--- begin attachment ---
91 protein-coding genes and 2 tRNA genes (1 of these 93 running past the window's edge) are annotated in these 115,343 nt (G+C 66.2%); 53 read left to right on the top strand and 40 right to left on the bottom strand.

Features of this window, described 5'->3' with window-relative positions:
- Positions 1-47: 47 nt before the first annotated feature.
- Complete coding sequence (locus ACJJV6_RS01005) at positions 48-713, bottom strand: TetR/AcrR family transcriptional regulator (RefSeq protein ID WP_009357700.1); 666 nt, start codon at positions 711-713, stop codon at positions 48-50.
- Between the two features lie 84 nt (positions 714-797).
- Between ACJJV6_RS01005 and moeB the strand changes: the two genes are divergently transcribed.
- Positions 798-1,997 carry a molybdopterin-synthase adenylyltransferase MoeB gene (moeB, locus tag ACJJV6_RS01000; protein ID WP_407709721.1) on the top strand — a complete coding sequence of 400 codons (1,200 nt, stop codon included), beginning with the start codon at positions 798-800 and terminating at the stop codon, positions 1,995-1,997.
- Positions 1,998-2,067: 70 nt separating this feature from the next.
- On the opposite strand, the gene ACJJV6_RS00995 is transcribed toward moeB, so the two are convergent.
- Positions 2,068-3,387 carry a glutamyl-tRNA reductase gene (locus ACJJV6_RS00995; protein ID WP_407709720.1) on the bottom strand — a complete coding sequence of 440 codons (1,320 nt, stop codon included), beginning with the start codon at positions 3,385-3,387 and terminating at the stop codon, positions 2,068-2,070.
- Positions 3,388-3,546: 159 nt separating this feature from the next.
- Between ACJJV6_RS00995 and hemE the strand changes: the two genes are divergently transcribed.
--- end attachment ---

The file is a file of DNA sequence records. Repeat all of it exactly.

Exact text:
91 protein-coding genes and 2 tRNA genes (1 of these 93 running past the window's edge) are annotated in these 115,343 nt (G+C 66.2%); 53 read left to right on the top strand and 40 right to left on the bottom strand.

Features of this window, described 5'->3' with window-relative positions:
- Positions 1-47: 47 nt before the first annotated feature.
- Complete coding sequence (locus ACJJV6_RS01005) at positions 48-713, bottom strand: TetR/AcrR family transcriptional regulator (RefSeq protein ID WP_009357700.1); 666 nt, start codon at positions 711-713, stop codon at positions 48-50.
- Between the two features lie 84 nt (positions 714-797).
- Between ACJJV6_RS01005 and moeB the strand changes: the two genes are divergently transcribed.
- Positions 798-1,997 carry a molybdopterin-synthase adenylyltransferase MoeB gene (moeB, locus tag ACJJV6_RS01000; protein ID WP_407709721.1) on the top strand — a complete coding sequence of 400 codons (1,200 nt, stop codon included), beginning with the start codon at positions 798-800 and terminating at the stop codon, positions 1,995-1,997.
- Positions 1,998-2,067: 70 nt separating this feature from the next.
- On the opposite strand, the gene ACJJV6_RS00995 is transcribed toward moeB, so the two are convergent.
- Positions 2,068-3,387 carry a glutamyl-tRNA reductase gene (locus ACJJV6_RS00995; protein ID WP_407709720.1) on the bottom strand — a complete coding sequence of 440 codons (1,320 nt, stop codon included), beginning with the start codon at positions 3,385-3,387 and terminating at the stop codon, positions 2,068-2,070.
- Positions 3,388-3,546: 159 nt separating this feature from the next.
- Between ACJJV6_RS00995 and hemE the strand changes: the two genes are divergently transcribed.